IOT: The Competition for Attention

My most recent post on LinkedIn cross-posted here.

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The Internet of Things (IOT) is everywhere. It was the only news at CES and it’s presently at the top of the hype curve with press attention on Apple’s new secret car,Homekit becoming available with iOS 8.1.3 and the Apple Watch launching soon!

But with IOT comes a whole new set of problems, and I (selfishly) believe that calendar and AI will be a key pillars in enabling the future IOT software platform.

Why? IOT devices are not meant to collect dust but to be actionable. Being actionable means being used and when your Amazon Echo sits on your counter and collects dust, it’s not actionable. To mitigate this, every IOT device needs to speak-up – they are competing for your attention.

To compete, they send notifications (email, SMS etc): “Cheerios are on sale,” “You’re running low on milk,” “You’re laundry machine will be done in 35 minutes,” “You haven’t walked enough steps today” and so forth.

As I alluded to in a previous post, your email is transforming from a collection of human communication to machine generated messages and tasks. And your calendar will follow because every great IOT notification is an actionable task which needs to be scheduled back into your calendar (eg “Oil change needed soon”).

So How Can We Fix This?

Well, first off, it’d be great if just 10 percent of the notifications I get on my phone were useful. And to do that would not be hard:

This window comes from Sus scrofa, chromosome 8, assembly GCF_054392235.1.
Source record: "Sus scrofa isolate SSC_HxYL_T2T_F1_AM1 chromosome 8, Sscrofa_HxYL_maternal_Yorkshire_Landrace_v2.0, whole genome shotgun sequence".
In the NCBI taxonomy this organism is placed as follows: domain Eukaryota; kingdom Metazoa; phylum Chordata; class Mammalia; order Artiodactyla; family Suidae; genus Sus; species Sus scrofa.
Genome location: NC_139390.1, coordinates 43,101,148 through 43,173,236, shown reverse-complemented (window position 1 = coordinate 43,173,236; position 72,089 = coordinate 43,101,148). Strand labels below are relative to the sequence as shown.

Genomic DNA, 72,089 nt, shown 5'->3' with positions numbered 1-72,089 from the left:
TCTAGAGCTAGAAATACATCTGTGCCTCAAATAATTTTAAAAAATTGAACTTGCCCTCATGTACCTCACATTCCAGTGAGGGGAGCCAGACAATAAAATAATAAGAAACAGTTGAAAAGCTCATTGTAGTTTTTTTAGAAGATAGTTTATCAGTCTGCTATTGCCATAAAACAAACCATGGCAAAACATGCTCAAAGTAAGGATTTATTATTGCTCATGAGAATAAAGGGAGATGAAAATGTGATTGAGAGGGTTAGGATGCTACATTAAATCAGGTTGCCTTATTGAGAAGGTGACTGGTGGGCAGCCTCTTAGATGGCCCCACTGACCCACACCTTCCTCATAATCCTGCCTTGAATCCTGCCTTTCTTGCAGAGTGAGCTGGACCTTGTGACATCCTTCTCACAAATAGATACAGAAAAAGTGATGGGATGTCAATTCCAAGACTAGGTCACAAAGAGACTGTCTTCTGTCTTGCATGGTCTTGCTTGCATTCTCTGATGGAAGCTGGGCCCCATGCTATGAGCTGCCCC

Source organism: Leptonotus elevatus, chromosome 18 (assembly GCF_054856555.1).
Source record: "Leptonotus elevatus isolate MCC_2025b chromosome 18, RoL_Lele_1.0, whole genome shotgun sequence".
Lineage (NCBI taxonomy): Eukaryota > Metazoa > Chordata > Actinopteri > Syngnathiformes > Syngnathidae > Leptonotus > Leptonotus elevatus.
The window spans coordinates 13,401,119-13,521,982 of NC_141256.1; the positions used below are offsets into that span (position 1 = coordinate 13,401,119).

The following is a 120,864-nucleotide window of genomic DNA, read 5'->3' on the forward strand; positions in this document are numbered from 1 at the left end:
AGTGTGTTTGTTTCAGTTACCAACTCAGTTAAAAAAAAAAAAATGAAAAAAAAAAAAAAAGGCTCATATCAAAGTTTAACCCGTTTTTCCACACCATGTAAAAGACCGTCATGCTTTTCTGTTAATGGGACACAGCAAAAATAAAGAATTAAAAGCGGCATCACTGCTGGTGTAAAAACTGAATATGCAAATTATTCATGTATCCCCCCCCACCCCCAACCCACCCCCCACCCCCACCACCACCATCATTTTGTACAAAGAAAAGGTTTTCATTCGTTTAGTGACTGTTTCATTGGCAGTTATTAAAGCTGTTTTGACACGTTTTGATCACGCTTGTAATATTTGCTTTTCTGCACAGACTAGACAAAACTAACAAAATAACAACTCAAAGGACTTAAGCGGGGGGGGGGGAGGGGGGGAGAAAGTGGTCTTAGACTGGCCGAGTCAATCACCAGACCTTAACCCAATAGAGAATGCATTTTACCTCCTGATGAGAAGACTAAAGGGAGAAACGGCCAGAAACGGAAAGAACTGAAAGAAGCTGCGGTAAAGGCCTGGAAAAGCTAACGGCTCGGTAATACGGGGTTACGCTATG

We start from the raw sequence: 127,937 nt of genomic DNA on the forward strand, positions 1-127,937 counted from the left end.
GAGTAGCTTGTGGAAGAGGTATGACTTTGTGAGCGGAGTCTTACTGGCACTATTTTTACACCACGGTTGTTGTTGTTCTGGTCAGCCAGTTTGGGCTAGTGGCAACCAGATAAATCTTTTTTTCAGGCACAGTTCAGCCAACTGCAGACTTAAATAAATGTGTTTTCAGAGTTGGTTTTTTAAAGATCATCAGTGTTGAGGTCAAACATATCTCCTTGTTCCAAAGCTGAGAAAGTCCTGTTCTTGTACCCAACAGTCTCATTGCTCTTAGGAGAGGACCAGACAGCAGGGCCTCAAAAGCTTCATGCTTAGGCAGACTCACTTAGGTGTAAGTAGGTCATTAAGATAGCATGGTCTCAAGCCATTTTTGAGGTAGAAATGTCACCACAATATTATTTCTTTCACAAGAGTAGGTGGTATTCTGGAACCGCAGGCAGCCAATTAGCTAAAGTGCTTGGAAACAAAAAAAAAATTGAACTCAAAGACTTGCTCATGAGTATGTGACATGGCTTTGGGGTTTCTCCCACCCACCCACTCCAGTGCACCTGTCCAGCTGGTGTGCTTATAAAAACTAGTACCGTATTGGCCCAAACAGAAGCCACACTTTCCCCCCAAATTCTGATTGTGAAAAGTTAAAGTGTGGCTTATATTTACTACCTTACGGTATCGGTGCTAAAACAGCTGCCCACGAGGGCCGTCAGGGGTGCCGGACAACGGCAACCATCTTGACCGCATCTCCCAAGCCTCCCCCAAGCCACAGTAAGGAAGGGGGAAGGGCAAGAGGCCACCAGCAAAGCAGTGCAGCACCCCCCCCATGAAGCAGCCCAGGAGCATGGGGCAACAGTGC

1. Let me configure my notifications – Facebook and others give me too many notifications and IOT is going to fall into the same trap. Yes, I don’t want to be notified by my smart sink each morning that the water quality has negligibly gone up or down. It’s a novel concept at first but it gets old quickly — and even faster if you are sending it to me on every device!
  2. Learn which notifications I read and more importantly respond to – Email marketers are experts at this, they know when you open and click a link in an email. Notifications are the same thing, they are just another form of CRM. See Kahuna for example.
  3. Use the signals you have – More signals are not necessarily better, but the right signals can make a huge difference. Dear Nest, if you can tap into my calendar to better know when I’m home or not, and subsequently save me money on my heating bill, that’d be awesome!
  4. Be smart about when to bother me – Imagine a real-world assistant receiving a call while you were in a meeting. He wouldn’t interrupt your meeting unless he thought the call was important enough. This is hard and this is where AI and using the user’s own data (calendar, email, Facebook, Linkedin, location etc) to understand intent can make a huge difference. I do want to know “Cheerios are on sale” but only when I go shopping.

Next, distinguish between content and tasks. Most notifications are content and this can get overwhelming real fast. Two years ago, maybe one app told me whose birthday it was today but now I receive this notification from multiple apps on multiple channels each day this is annoying. Be smart about firing content notifications and focus on the unique, not the obvious.

Even better though are task-based notifications; telling me I need to buy milk is better but I don’t want that to clutter my email. Instead, map that task to my calendar, add it to my todo list, and present it to me at the right time.

The competition for attention is real – it’s happening and IOT will take it to a new level. Leveraging simple AI smarts, providing configuration and mapping those task notifications to your todo list and calendar will help. The winning IOT devices are those that are smart enough to keep my attention over the long run.

Ad Learnings from Recipe Search

As part of YumYum Labs, earlier this summer, we built Recipe Search (top 10 app in the Android Health category). Yesterday, I shared on a panel at AppNation, some of our ad learnings that I thought would be useful to you: